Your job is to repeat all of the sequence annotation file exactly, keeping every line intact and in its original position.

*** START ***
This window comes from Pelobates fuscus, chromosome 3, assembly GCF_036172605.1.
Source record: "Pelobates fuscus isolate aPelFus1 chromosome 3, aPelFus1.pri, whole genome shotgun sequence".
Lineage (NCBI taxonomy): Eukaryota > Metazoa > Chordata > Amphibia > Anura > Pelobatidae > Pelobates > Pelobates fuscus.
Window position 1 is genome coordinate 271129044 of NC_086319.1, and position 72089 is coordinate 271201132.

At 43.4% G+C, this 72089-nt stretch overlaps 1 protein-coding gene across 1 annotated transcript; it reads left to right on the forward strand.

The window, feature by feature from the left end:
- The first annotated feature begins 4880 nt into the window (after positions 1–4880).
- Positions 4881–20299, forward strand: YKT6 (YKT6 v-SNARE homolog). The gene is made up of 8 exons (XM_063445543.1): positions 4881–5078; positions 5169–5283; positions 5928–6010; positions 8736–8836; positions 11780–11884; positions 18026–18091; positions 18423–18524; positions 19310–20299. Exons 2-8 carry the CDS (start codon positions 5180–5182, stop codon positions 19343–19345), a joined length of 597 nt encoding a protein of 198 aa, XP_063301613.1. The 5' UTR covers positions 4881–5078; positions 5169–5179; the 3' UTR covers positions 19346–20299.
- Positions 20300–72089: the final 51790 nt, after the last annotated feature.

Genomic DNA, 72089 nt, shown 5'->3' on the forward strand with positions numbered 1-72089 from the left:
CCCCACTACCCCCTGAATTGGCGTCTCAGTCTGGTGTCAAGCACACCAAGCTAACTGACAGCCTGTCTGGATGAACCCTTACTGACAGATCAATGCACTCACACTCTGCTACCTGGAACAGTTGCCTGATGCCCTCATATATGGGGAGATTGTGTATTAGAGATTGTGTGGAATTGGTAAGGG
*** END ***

This window comes from Pelobates fuscus, chromosome 3, assembly GCF_036172605.1.
Source record: "Pelobates fuscus isolate aPelFus1 chromosome 3, aPelFus1.pri, whole genome shotgun sequence".
Lineage (NCBI taxonomy): Eukaryota > Metazoa > Chordata > Amphibia > Anura > Pelobatidae > Pelobates > Pelobates fuscus.
Window position 1 is genome coordinate 271129044 of NC_086319.1, and position 72089 is coordinate 271201132.

At 43.4% G+C, this 72089-nt stretch overlaps 1 protein-coding gene across 1 annotated transcript; it reads left to right on the forward strand.

The window, feature by feature from the left end:
- The first annotated feature begins 4880 nt into the window (after positions 1–4880).
- Positions 4881–20299, forward strand: YKT6 (YKT6 v-SNARE homolog). The gene is made up of 8 exons (XM_063445543.1): positions 4881–5078; positions 5169–5283; positions 5928–6010; positions 8736–8836; positions 11780–11884; positions 18026–18091; positions 18423–18524; positions 19310–20299. Exons 2-8 carry the CDS (start codon positions 5180–5182, stop codon positions 19343–19345), a joined length of 597 nt encoding a protein of 198 aa, XP_063301613.1. The 5' UTR covers positions 4881–5078; positions 5169–5179; the 3' UTR covers positions 19346–20299.
- Positions 20300–72089: the final 51790 nt, after the last annotated feature.

Genomic DNA, 72089 nt, shown 5'->3' on the forward strand with positions numbered 1-72089 from the left:
CCCCACTACCCCCTGAATTGGCGTCTCAGTCTGGTGTCAAGCACACCAAGCTAACTGACAGCCTGTCTGGATGAACCCTTACTGACAGATCAATGCACTCACACTCTGCTACCTGGAACAGTTGCCTGATGCCCTCATATATGGGGAGATTGTGTATTAGAGATTGTGTGGAATTGGTAAGGG